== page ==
HEALTH AND SCIENCE HIGHLIGHTS

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October 24, 2018 (San Diego's East County) -- Our Health and Science Highlights provide cutting edge news that could impact your health and our future.

HEALTH

SCIENCE AND TECHNOLOGY

For excerpts and links to full stories, click “read more” and scroll down.

HEALTH

CDC Probes More Cases of Polio-Like Syndrome AFM (NBC 7)

Federal health officials now have reports of 155 possible cases of acute flaccid myelitis, a polio-like syndrome that mostly affects children and that causes muscle weakness and paralysis. The CDC urges parents to get kids to an emergency room quickly if a child has the following symptoms: difficulty moving the eyes or drooping eyelids, facial droop or weakness, difficulty with swallowing or slurred speech, or sudden arm or leg weakness.

Trump administration takes another step to allow health plans that don't cover preexisting conditions (Los Angeles Times)

The Trump administration Monday took new steps to broaden the availability of health plans that don’t have to cover patients’ preexisting medical conditions, signaling that the federal government would support state proposals to promote more sales of these skimpier plans.

Microplastics Are Turning Up Everywhere, Even in Human Excrement (NPR)

Microplastics have been found in human stool samples from countries in many parts of the world, according to a small pilot study being presented this week at the 26th annual United European Gastroenterology conference in Vienna….  The concern, says Schwabl, is whether microplastics might be "entering the blood stream, lymphatic system and ... even reach the liver."

Want to Keep Your Brain Sharp? Take Care of Your Eyes and Ears  (NPR)

The rate of cognitive decline was slowed by 75 percent following the adoption of hearing aids

Measles outbreak raging in Europe could be brought to U.S., doctors warn (NBC News)

 A raging measles outbreak in Europe may be a warning sign of what could occur in the U.S. if something doesn’t change soon, experts say. So far this year, there have been 41,000 cases in Europe and 40 deaths, according to the World Health Organization. The European experience may offer a window on how quickly things can go awry when parents choose not to vaccinate their children, doctors caution.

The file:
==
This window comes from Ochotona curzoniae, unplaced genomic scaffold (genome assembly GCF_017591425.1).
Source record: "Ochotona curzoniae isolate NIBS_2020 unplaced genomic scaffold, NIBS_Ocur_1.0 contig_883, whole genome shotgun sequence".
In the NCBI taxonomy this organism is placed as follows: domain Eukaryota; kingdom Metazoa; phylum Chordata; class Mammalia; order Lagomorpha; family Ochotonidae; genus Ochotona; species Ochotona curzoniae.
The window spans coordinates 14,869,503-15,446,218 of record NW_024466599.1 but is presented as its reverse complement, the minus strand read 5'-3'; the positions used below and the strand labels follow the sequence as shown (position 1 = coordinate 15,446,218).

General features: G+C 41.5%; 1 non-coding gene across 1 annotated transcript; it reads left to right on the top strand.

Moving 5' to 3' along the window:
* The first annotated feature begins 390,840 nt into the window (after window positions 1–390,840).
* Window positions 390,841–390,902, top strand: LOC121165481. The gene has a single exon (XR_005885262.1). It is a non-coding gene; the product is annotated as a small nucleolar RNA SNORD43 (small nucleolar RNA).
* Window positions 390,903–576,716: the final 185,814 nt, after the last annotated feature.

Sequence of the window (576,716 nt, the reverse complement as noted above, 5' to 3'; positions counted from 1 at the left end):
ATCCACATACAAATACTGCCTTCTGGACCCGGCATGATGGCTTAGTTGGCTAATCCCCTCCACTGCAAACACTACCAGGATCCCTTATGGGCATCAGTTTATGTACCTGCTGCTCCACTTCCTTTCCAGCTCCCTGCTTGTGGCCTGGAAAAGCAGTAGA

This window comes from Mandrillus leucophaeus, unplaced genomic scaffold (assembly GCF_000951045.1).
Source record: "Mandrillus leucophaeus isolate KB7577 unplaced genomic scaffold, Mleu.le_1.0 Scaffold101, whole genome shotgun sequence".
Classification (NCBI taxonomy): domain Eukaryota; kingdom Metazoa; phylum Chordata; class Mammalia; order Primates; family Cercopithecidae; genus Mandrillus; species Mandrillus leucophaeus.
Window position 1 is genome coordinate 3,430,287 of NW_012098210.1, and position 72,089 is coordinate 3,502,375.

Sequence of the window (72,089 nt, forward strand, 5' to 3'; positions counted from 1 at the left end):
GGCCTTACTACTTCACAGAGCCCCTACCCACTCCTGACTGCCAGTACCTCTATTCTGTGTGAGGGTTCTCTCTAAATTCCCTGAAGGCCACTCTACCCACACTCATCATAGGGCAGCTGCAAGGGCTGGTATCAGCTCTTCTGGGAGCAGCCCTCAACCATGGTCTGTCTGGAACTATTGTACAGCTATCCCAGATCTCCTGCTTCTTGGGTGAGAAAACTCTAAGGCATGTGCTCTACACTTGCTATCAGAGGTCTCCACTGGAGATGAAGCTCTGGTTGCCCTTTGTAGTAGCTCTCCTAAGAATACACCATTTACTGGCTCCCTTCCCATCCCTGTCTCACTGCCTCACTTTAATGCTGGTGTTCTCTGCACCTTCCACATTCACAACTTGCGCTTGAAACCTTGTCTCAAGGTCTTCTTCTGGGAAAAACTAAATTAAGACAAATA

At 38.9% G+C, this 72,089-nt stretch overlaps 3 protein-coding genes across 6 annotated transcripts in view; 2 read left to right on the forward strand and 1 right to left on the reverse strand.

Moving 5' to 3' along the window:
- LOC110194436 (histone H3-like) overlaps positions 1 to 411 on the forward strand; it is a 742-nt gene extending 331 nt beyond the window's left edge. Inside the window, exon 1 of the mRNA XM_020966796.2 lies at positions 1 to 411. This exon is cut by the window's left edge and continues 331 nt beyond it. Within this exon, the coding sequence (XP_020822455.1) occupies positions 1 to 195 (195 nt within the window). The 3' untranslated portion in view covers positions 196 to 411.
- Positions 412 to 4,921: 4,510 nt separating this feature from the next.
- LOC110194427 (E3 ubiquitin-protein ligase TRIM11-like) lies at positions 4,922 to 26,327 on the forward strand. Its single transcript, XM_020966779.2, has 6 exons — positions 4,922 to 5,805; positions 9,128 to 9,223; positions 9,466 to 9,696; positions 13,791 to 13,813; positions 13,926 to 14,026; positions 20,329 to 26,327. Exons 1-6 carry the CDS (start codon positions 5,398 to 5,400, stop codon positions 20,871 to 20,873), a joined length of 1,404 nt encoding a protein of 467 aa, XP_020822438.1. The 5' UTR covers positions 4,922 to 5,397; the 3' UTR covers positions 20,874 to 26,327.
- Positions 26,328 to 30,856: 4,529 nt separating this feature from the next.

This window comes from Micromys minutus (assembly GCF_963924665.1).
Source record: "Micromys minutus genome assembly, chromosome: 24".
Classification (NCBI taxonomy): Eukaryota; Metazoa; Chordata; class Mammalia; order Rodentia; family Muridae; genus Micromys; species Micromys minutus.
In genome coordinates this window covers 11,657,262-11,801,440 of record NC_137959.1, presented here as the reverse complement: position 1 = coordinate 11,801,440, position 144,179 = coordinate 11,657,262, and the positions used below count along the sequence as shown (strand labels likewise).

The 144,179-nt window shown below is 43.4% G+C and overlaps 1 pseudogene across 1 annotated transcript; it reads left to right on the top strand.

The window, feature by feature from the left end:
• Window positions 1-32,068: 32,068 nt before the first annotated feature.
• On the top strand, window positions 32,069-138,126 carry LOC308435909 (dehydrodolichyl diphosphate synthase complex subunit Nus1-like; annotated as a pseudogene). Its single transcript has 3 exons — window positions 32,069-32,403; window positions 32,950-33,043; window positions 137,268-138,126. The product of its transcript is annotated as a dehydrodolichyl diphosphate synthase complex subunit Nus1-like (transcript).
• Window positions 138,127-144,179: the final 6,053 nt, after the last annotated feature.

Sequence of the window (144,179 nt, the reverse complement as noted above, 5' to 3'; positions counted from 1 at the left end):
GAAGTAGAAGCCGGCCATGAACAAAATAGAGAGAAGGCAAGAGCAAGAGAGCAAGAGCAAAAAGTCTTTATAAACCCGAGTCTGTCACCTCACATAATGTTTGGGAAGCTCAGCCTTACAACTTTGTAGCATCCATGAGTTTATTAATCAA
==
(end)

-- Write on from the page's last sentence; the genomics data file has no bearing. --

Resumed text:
Not exercising worse for your health than smoking, diabetes and heart disease, study reveals (CNN)

Being unfit should be treated as a disease that has a prescription, called exercise, the study's author said.

Tech breakthrough offers early warning system for heart attacks (Reuters)

 A new method of analyzing images from CT scans can predict which patients are at risk of a heart attack years before it occurs, researchers say.

SCIENCE AND TECHNOLOGY

SDSU researchers find unbelievable benefits to black widow spider silk (10 News)

For over a decade, SDSU associate professor of chemistry Gregory Holland has been researching spiders and particularly black widow’s silk. They’ve come to the realization, through their research, that the properties of black widow silk are stronger than steel and tougher than the Kevlar in bulletproof vests.

Carrots could be key to making greener buildings, say researchers (Reuters)

 Crunchy and tasty, yes, but could carrots also strengthen cement and cut carbon dioxide emissions for the building industry?

In North Carolina, hurricanes did what scientists could not: Convince Republicans that climate change is real (Washington Post)

It took a giant laurel oak puncturing her roof during Hurricane Florence last month for Margie White to consider that perhaps there was some truth to all the alarm bells over global warming…While President Trump continued this week to deny the effects of climate change in the face of overwhelming scientific agreement that it is occurring — most recently noted in a landmark United Nations report that he has dismissed — a discernible shift appears to be occurring among Republican voters in North Carolina, a state pummeled by two hurricanes in two years.

China plans to launch "artificial moon" over city (CBS)

CBS News - Who needs streetlights when you have moonlight – man-made moonlight, that is.

Tiny pieces of plastic found in 90% of table salt (National Geographic)

National Geographic - A new study looked at sea, rock, and lake salt sold around the world.